The rail trails in Haliburton County and surrounding areas have seen a greater number of users and an increase of complaints, which has the Ontario Federation of Trail Riders concerned about safety and losing access. They’re reminding motorized users to practice safe operation of their vehicles, which includes giving space and slowing down for non-motorized users. /DARREN LUM Staff

Trail riders encourage courteous, safe use of trails

By Darren Lum

With more users out on the trails during the coronavirus pandemic, there have also been more complaints, which has raised concern for the Ontario Federation of Trail Riders.

Unlike on trails that are designated for specific types of users, some shared routes such as rail trails can cause stress when there are additional interactions between motorized and non-motorized users, said Mark Ayles, director with OFTR and member of the Haliburton Trail Riders.

“When we’re on the rail trail and we’re running from Tory Hill down to Gooderham we may encounter just people walking with their dogs and kids and families, other ATVers, you know, anyone can be on that roadway … basically, it’s the busier areas,” he said. “You’re coming down a road and you see a family with their dog walking, really, you should slow right down to a crawl. One, you’re not making any dust for these people. Two, they know their kids are safe when these motorized vehicles are going by and it’s respectful, right?”

This practice can help to ensure access isn’t taken away by townships, who must address complaints, he said.

“If we get too many complaints of motorized vehicles running too fast when there’s young families, pets and kids on the trail, it’s easy for the township to say, ‘you know what, let’s keep them off our trail.’ So if we don’t respect everyone we could lose it, right?”

The OFTR’s code of conduct includes safe practices for its members, which includes riding sober; riding on existing trails; respecting nature, other users and the work of volunteers; complying with legislation; packing in and packing out; and not trespassing.

“If you’re unsure then don’t go,” he said. “That’s our little motto when we ride dirt bikes. If you think you might be trespassing, then turn around.”
Trails are closed not to deny someone’s enjoyment, but sometimes it’s for safety reasons such as a bridge that’s not passable or a trail that’s washed out.

Other times it’s to ensure that landowners who have land access agreements in place don’t have reason to change their minds, which could close a whole trail network.

Ayles, who is a Wilberforce cottager, recognizes this problem as an off-roader and a snowmobiler in the Paudaush Trail Blazers Snowmobile Club.
“It’s about reminding people we could lose the privilege of riding on some of the trails,” he said. “In our area of Paudash that run up to me [in Wilberforce] we have so many individual landowners that if we lose one we could lose a whole trail, so we’re constantly fighting that battle of litter, and people being disrespectful and stuff like that,” he said.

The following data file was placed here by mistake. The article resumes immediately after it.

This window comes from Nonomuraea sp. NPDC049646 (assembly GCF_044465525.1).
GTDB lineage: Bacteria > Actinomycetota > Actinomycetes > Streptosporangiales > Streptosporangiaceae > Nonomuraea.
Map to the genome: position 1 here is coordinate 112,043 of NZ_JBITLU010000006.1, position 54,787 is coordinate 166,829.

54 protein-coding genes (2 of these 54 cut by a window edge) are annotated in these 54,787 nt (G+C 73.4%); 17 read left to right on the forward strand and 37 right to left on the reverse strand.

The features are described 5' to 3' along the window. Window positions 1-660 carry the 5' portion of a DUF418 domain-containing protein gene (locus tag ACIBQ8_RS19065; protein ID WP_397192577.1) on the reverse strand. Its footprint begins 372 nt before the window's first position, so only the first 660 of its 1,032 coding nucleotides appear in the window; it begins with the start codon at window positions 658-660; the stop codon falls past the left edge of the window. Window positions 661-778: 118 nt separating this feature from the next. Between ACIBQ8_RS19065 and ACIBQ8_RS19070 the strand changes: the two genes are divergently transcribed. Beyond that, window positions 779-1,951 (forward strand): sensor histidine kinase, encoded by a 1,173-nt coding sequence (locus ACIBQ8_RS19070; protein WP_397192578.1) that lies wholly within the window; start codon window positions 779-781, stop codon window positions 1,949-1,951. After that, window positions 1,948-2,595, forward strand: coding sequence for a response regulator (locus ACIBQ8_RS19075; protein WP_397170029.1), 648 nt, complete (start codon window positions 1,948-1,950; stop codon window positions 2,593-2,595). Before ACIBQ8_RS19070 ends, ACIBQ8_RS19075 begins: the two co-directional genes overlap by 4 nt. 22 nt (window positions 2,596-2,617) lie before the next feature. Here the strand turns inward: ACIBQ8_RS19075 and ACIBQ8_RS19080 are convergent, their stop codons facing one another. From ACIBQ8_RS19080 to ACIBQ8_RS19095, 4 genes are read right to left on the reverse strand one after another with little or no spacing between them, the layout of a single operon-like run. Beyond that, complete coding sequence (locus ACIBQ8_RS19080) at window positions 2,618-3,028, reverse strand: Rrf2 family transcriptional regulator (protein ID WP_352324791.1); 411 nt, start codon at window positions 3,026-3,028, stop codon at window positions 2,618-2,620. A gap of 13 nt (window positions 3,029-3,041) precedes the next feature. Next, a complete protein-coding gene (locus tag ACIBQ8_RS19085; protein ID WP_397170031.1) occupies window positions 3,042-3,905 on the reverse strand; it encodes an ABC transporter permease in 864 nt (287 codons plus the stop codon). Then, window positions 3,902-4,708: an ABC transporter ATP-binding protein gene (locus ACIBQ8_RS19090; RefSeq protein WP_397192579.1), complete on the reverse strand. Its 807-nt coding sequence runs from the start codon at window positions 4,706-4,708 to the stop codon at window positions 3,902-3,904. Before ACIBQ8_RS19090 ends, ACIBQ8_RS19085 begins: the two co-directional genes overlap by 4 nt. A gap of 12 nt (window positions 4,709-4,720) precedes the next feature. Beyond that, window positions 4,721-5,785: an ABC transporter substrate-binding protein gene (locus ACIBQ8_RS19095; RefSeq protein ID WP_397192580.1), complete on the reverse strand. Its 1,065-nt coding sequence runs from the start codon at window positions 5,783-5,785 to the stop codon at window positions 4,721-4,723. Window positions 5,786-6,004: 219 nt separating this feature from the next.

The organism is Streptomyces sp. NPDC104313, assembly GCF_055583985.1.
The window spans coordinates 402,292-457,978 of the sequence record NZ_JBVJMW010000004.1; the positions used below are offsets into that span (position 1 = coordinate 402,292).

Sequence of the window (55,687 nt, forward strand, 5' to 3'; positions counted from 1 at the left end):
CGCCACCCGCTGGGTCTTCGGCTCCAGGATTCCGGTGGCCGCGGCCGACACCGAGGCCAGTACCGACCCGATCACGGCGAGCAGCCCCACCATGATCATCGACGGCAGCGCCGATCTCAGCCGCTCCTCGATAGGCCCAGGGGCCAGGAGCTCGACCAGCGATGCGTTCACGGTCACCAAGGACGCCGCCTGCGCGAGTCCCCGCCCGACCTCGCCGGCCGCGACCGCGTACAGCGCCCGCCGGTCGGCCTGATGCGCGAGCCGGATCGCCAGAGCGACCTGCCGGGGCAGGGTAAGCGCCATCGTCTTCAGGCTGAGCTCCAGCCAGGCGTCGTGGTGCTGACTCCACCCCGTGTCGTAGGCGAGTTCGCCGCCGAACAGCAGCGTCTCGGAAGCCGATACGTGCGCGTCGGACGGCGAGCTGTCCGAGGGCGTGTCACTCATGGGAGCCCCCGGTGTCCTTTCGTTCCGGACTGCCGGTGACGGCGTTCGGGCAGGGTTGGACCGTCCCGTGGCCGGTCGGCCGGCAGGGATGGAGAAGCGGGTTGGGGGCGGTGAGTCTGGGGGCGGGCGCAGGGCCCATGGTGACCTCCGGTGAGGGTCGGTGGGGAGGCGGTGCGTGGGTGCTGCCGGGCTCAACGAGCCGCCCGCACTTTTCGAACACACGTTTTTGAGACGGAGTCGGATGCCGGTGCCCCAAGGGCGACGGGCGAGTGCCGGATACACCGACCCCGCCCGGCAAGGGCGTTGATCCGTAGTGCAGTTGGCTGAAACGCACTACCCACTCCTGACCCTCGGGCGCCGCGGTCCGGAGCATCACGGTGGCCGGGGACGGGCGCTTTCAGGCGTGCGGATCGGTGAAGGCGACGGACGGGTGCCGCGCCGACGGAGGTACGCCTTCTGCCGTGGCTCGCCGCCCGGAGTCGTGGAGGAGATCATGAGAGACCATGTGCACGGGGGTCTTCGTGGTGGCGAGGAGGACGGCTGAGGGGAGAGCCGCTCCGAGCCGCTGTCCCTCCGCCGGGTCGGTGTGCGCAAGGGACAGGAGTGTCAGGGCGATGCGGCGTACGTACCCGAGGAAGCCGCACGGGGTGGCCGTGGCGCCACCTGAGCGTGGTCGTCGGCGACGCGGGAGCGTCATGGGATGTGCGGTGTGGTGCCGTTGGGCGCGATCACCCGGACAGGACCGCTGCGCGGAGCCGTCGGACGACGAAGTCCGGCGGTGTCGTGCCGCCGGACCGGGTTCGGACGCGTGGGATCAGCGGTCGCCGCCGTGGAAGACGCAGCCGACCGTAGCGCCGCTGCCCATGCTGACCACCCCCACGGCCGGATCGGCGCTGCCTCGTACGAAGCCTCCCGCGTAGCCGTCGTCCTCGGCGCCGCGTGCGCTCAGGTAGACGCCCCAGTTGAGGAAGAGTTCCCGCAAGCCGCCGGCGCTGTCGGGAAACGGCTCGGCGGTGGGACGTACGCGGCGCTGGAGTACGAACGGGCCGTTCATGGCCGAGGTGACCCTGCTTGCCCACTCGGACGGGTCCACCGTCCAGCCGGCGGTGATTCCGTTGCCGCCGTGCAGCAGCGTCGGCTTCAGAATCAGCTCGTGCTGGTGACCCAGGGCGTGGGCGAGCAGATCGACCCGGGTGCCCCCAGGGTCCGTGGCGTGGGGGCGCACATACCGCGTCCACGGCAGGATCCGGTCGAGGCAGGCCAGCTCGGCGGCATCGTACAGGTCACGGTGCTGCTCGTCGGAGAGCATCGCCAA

Knowing how to operate a vehicle is one thing, but it’s not the same as riding in a manner that works for all users on multi-user trails, Ayles said.
“Everyone may think they know how to ride a dirt bike or an ATV, but do you know how to ride it and be respectful of private property and, you know, other people using the trail?” he said.

Numbers are up; last December OFTR had about 3,600 members and as of its last meeting a few weeks ago, it now has 4,600.

Ayles said more riders is great for the economy and the sport. Some riders have come from as far away as Guelph.

“I love to see all these riders out there and I love to see them come into my town. I just want everyone to be respectful and when you’re riding through a 50 [km/h] zone, like the little town of Wilberforce … you should be going 50. You shouldn’t be doing 80 and when you hit the bigger roads you can do more, but it’s common sense again,” he said.

This increase in membership revenue this year has helped with the financing of $25,000 worth of rehabilitation work on the 26-acre area in the OFTR members-only area of Somerville Tract forest in Kinmount.

Another reason to promote safe riding practices and ensure good relations with other users is to allow green plated motorcycles on roadways.

The green plate, which is white with green letters and numerals, designates a motorcycle as an off-road-only machine and allows a user with the proper insurance and driver’s licence access to highways on their way to trails.

“On July 1st, 2020 regulation changes were brought into effect to allow Green Plate Motorcycles access to several provincial roads,” Inside Motorcycles reported. “This was the final piece for the Better for People, Smarter for Business Act, 2019 that was passed in December 2019. For many years the OFTR has been working on getting the same permissions as the other off-road vehicles in Ontario.”

Currently, there is access to provincial roads and the next step is to have municipal governments amend bylaws to allow motorcycles with green plates onto municipal roads.

“They’re all voting for it because we all need tourism up north, right? We made such great strides to get our dirt bikes in all these little towns and then if we have these careless riders, we could be going back in time and that’s our big fear,” he said.